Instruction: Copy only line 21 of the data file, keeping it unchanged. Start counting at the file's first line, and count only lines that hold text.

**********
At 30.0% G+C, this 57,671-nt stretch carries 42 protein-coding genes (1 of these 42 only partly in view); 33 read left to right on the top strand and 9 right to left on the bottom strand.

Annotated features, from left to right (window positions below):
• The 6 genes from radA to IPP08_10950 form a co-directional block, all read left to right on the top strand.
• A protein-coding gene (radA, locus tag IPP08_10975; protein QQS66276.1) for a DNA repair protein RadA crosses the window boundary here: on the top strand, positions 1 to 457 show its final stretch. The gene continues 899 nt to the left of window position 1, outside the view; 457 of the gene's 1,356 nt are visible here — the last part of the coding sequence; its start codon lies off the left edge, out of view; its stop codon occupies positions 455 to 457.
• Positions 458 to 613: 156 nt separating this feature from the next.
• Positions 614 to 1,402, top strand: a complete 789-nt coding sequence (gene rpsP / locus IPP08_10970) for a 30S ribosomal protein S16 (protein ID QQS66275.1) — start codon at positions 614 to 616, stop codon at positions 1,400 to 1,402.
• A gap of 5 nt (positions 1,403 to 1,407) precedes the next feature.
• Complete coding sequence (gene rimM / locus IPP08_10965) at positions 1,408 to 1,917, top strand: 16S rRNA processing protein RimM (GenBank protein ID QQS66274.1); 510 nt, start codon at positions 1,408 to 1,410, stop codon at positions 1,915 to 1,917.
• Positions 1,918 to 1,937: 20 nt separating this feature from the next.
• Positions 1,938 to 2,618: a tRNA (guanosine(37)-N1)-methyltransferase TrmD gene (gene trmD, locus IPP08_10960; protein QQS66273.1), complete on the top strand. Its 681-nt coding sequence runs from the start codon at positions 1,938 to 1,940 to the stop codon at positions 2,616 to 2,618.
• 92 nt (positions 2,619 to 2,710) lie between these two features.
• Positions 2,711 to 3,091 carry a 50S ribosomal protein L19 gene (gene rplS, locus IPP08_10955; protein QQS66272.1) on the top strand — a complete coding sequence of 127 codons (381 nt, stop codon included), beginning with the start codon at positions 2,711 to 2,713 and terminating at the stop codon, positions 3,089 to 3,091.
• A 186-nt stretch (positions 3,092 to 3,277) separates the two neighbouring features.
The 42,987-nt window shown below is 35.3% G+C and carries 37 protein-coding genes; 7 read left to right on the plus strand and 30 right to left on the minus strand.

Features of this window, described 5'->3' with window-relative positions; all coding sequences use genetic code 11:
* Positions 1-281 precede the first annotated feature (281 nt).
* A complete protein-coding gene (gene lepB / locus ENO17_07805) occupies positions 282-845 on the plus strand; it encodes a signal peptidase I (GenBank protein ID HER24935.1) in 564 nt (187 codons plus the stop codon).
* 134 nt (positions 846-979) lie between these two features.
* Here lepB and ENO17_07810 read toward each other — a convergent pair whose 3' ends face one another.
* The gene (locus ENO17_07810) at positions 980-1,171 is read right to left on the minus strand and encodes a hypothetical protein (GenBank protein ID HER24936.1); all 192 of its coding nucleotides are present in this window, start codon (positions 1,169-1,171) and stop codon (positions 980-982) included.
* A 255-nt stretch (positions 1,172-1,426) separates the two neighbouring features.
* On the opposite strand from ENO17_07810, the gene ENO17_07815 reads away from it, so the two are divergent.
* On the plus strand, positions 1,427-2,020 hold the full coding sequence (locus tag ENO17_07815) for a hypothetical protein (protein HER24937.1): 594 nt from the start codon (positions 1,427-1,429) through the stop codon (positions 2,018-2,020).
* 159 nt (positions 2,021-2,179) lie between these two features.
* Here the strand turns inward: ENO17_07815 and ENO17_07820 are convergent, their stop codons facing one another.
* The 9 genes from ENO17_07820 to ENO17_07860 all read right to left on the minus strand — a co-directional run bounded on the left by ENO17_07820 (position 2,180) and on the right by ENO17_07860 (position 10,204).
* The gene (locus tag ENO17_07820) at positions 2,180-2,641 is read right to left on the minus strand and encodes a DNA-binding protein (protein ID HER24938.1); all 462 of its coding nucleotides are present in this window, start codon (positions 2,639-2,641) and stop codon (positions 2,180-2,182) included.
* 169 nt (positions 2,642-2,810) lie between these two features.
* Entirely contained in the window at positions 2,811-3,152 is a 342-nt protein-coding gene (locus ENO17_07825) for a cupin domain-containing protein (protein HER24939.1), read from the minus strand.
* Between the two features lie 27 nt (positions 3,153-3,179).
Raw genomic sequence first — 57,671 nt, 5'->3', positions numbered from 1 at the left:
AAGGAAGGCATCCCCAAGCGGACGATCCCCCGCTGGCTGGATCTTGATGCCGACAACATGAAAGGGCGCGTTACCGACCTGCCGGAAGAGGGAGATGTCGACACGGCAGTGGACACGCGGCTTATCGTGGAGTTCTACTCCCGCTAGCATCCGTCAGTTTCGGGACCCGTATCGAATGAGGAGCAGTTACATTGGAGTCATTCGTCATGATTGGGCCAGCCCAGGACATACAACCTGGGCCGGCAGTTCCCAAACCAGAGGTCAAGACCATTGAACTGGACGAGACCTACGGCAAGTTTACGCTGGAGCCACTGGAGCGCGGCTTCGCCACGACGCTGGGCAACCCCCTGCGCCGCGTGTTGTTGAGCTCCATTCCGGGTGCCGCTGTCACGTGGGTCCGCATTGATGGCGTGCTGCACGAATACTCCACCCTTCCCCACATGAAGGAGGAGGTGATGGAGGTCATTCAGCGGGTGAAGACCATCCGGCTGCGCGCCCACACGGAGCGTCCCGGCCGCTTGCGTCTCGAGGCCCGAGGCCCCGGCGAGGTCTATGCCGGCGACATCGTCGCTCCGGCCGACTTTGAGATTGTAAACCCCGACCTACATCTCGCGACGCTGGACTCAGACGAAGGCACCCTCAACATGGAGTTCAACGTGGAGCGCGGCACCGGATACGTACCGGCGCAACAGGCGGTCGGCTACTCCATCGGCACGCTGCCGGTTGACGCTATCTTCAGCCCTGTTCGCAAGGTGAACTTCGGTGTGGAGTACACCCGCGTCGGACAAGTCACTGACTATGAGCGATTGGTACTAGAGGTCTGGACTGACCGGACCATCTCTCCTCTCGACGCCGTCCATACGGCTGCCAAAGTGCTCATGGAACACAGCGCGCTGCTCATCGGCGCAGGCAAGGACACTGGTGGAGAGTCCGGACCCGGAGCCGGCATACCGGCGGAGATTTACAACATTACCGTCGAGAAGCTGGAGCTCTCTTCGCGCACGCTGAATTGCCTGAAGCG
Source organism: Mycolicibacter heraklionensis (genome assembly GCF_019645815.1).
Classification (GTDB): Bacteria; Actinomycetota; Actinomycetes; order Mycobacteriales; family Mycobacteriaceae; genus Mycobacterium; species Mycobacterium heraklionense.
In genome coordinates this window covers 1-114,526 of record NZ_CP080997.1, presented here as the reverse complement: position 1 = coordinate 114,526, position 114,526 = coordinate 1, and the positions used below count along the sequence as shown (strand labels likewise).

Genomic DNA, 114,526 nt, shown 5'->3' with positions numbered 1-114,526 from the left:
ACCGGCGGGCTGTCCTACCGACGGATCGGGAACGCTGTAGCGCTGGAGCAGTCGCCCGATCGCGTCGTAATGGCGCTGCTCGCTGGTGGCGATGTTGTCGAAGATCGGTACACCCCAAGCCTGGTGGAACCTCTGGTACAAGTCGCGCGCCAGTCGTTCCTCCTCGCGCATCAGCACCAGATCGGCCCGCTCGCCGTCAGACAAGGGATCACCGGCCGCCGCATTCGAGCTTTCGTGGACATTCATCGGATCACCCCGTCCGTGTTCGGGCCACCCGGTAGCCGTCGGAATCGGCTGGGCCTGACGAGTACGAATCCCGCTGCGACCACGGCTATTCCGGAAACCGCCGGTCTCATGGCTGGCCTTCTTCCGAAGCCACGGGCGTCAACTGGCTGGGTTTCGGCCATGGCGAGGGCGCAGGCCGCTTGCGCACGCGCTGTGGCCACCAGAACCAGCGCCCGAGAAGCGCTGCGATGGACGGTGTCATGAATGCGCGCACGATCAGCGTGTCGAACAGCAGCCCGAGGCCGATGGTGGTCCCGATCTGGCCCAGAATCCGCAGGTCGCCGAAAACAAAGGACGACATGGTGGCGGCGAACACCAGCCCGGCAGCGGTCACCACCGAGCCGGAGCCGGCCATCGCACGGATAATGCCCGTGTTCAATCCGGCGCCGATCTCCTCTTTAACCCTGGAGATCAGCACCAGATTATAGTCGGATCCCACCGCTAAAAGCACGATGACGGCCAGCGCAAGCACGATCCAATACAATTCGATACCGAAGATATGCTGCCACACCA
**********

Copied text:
* A 255-nt stretch (positions 1,172-1,426) separates the two neighbouring features.